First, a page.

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Arrested for Feeding the Homeless? 5 Outrageous Government Crackdowns on Peaceful Activists

Activists continue to be arrested, assaulted and otherwise harassed by the nation's police and government agencies for participating in nonviolent protests and other actions.

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[I]t’s kind of ironic that we are being subpoenaed to appear before a federal grand jury, when oftentimes we’re protesting outside of federal buildings, and we’re calling on our legislators and we’re being very vocal and public in our calls for a more just U.S. foreign policy in the Middle East. So, I don’t think the government needs to subpoena us to find out what we believe in and what we do. And so, that’s why we think this is really about intimidating our movement and trying to silence our movement, because, you know, they know what we do, and we know what we do is just and peaceful. And what it’s really about is basically trying to silence our very strong and successful movement.

3. Environmental activist faces 10 years in jail for nonviolent effort to save threatened land. This March, environmental activist Tim DeChristopher was convicted of two felony charges for placing a bid on federally owned land that he did not actually have the funds to pay for, with the intention of disrupting oil and gas drilling on the land. What DeChristopher saw as necessary civil disobedience to protect a tract of land from being destroyed, the U.S. government saw as a violation of the Federal Onshore Oil and Gas Leasing Reform Act.

As Tina Gerhardt reported for AlterNet, DeChristopher's actions have been supported by a number of climate scientists, activists and journalists, with author Jeff Biggers arguing that DeChristopher "deserves the medal of freedom, not a prison sentence."

DeChristopher is scheduled for sentencing on July 26.

4. Arrested for feeding the homeless. Earlier this month, the Orlando Sentinel reported that three members of the local chapter of Food Not Bombs, a grassroots anti-war, anti-hunger group, were arrested for violating a city ordinance that puts strict limits on how often organizations can host groups of people in certain Orlando parks.

The group, which has been feeding homeless people breakfast and dinner in Lake Eola Park a few days a week for several years, had been fighting the ordinance in court, arguing that it violates the group's right to free speech and assembly. Orlando Food Not Bombs volunteer Thomas Hellinger explained, "We don't have another place downtown that works like the park. Homeless people have a right to access parks just like anyone else, and it's a nice place to eat. The city tried moving us to other locations in the past, like parking lots and abandoned buildings, but then it comes back to a question of human dignity."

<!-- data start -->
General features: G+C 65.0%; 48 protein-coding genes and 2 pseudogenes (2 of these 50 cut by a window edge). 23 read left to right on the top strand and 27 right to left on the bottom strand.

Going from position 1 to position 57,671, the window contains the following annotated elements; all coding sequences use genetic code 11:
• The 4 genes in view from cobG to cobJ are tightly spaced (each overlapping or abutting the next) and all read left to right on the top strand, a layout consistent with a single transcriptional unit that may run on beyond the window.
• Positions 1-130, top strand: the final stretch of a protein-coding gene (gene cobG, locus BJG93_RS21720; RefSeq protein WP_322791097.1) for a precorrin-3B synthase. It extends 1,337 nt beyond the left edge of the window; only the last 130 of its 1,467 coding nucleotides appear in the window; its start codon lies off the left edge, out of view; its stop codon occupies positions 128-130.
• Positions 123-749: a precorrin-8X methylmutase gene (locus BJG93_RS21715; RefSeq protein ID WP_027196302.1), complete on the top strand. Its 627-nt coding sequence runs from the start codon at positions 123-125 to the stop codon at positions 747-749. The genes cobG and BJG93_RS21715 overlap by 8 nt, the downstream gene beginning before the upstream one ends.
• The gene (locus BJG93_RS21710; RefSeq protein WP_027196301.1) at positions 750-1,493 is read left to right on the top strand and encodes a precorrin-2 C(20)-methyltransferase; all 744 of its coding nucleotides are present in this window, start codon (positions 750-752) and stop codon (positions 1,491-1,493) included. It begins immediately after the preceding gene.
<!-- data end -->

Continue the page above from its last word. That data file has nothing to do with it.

After the city prevailed in court, volunteers Jessica Cross and Benjamin Markeson and Food Not Bombs co-founder Keith McHenry were arrested at the next Orlando Food Not Bombs meal; they face 60 days in jail and/or a $500 fine. Since those initial arrests, the group has continued to serve meals in the park, and Food Not Bombs now says a total of 21 volunteers have been arrested. According to People's World, McHenry is calling on activists to travel to Orlando and participate in civil disobedience by helping out with meals, while "solidarity actions" have been planned in Italy, Japan and Detroit.

5. Arrested for dancing. In late May, police officers arrested five activists for participating in a peaceful, flash mob-style protest that involved dancing quietly at the Jefferson Memorial. As the Huffington Post notes, the group was protesting the recent appeals court ruling that "national monuments are places for reflection and contemplation" -- but not dancing, apparently.

The back story:

In 2008, Mary Brooke Oberwetter and a group of friends went to the Jefferson to commemorate the president's 265th birthday by dancing silently, while listening to music on headphones. Park Police ordered the revelers to disperse and arrested them when they did not.

 
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